Anger’s vision was translated to celluloid in a rather grandiose style. The film was a visceral amalgam of occult symbols, 60s rock icons, and antiwar statements. Raschke describes this bizarre cinematic concoction:
Yet, Anger was not content with Lucifer Rising being confined to the medium of film. The occult filmmaker wished to see the images of Lucifer Rising tangibly enacted in a ritualistic fashion:
Thematic elements of Luciferianism were also detectable within the later work of Robert Mapplethorpe. These elements become evident when one examines Mapplethorpe’s other work, which was made available by the New York Times in the wake of the public outrage at the release of Piss Christ. Raschke explains:
In light of these observations, the actual message of Mapplethorpe’s Piss Christ becomes clear. This leaves one with the question of Cavallaro’s message in “My Sweet Lord.” Again, the nude presentation of Christ is replete with sexual connotations. If a sexual message was not what Cavallaro had in mind, then why did he eschew Jesus’ loincloth in the first place? Cavallaro claims to be a Christian. Yet, his odd view of the Savior calls this claim into serious question.
Moreover, “My Sweet Lord” seems to share a few semiotic synchronicities with Mapplethorpe’s Piss Christ. There is, of course, the iconic continuity with the cross motifs. However, there may also be some deeper thematic continuity. Like Mapplethorpe’s Piss Christ, Cavallaro’s “My Sweet Lord” could have some occult interpretations. The overt sexual connotations of Cavallaro’s sculpture semiotically gesticulate towards an inherently Gnostic theme. Kenneth Anger attempted to re-conceptualize Lucifer in a “gnostic and pagan sense.” Cavallaro could be attempting to do the same with the antithesis of Lucifer, Jesus Christ.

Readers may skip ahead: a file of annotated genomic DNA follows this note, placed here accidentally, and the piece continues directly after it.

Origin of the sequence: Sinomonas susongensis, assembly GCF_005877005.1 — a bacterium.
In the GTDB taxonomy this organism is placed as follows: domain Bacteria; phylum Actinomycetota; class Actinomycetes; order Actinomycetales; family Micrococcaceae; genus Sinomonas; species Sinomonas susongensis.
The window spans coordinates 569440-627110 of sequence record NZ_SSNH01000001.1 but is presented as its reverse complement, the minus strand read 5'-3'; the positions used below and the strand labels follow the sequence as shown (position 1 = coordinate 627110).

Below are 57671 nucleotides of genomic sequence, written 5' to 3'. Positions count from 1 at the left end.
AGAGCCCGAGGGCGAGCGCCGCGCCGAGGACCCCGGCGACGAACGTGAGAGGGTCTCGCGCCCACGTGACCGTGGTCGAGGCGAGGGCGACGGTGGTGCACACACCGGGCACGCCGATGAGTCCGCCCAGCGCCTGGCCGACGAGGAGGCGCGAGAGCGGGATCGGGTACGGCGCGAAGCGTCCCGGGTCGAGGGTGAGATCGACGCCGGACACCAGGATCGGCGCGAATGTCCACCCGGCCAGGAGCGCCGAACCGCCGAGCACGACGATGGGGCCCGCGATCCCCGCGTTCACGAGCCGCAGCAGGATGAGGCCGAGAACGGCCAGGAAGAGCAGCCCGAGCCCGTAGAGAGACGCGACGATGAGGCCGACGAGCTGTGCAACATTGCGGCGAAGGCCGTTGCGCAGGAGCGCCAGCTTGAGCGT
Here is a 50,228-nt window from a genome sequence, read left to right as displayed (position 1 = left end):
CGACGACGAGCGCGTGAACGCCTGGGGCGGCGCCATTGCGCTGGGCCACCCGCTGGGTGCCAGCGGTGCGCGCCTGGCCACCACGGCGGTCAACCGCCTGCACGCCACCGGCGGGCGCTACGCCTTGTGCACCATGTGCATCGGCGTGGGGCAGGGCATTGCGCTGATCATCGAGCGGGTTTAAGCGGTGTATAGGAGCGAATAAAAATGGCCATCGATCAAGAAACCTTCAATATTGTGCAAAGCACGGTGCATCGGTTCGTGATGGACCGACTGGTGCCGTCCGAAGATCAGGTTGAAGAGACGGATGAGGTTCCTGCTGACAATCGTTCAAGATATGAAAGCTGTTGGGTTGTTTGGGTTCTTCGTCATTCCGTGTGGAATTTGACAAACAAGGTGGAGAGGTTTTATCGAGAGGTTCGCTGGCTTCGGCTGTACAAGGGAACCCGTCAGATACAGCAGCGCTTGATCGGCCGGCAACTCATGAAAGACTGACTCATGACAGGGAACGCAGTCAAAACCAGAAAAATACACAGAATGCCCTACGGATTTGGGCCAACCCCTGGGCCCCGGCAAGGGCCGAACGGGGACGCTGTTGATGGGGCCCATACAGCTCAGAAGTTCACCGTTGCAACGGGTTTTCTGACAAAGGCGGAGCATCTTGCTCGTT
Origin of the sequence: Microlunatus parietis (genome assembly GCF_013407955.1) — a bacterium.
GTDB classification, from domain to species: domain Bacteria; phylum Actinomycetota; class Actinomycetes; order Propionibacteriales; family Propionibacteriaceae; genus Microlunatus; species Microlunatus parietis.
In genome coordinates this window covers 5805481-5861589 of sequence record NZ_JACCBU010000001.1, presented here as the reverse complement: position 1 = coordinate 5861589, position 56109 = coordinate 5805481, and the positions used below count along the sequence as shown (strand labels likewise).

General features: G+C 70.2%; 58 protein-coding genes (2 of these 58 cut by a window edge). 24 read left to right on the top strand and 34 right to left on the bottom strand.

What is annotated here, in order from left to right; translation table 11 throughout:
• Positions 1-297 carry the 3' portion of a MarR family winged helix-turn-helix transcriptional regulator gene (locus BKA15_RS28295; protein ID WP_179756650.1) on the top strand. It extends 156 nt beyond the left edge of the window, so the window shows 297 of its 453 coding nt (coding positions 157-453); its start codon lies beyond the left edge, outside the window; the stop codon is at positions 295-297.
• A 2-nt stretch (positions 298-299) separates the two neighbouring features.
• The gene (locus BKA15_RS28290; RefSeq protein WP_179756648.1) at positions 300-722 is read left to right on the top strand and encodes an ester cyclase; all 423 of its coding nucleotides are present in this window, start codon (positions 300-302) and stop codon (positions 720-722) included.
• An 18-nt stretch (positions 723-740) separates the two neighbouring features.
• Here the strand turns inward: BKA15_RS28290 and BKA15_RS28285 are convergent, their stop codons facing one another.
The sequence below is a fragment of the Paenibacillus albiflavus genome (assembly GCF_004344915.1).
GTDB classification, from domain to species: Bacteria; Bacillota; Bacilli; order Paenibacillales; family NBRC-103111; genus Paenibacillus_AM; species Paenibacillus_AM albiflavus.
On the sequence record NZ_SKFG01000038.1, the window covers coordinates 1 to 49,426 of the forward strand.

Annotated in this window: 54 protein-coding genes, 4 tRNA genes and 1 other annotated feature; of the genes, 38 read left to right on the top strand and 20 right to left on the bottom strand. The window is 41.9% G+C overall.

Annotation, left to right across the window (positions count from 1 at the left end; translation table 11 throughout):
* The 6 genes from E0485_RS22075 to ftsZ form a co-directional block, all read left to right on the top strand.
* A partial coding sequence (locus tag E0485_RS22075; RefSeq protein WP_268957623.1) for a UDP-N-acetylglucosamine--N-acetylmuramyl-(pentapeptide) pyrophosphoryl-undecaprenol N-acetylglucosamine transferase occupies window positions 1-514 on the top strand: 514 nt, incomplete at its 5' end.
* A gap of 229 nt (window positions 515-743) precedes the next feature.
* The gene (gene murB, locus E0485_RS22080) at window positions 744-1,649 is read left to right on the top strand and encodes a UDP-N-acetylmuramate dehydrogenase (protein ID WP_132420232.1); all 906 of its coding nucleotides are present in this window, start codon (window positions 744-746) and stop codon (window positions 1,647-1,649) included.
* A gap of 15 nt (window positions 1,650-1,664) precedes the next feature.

It is especially interesting that Cavallaro’s exhibit was scheduled for release during the Holy Week. A spokesperson for the Manhattan art gallery claimed that the exhibit’s scheduled release was purely unintentional (“Controversial chocolate Jesus exhibit canceled,” no pagination). This may be the case. Yet, one cannot help but recall the aspirations of Anger, who hoped to see the dramaturgical enactment of Lucifer Rising executed specifically during the fall equinox.
nothing else, Cavallaro’s work has strengthened the movement for the
cultural revaluation of Jesus Christ. This revaluation is anything
but amicable to Christianity. Antonin Artaud presented the mandate
for the aesthetic terrorist when he said, “All that is dark, buried
deep, unrevealed in the mind, should be manifested in a sort of physical
projection, as real” (qutd. in Raschke 167). One cannot help but wonder
if Cavallaro is realizing this mandate.
chocolate Jesus exhibit canceled." CNN 31 March 2007
© 2007 Phillip D. Collins
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Phillip D. Collins acted as the editor for The Hidden Face of Terrorism. He has also written articles for Paranoia Magazine, MKzine, NewsWithViews, B.I.P.E.D.: The Official Website of Darwinian Dissent, the ACL Report, Namaste Magazine, and Conspiracy Archive. In 1999, he earned an Associate degree of Arts and Science. In 2006, he earned a bachelors degree with a major in communication studies and a minor in philosophy. During the course of his seven-year college career, Phillip has studied philosophy, religion, and classic literature.
He has recently completed a newly expanded and revised edition of The Ascendancy of the Scientific Dictatorship (ISBN 1-4196-3932-3), which is available at Amazon.com. He is also currently co-authoring a collection of short stories, poetry, and prose entitled Expansive Thoughts. It will be available late Fall of 2006.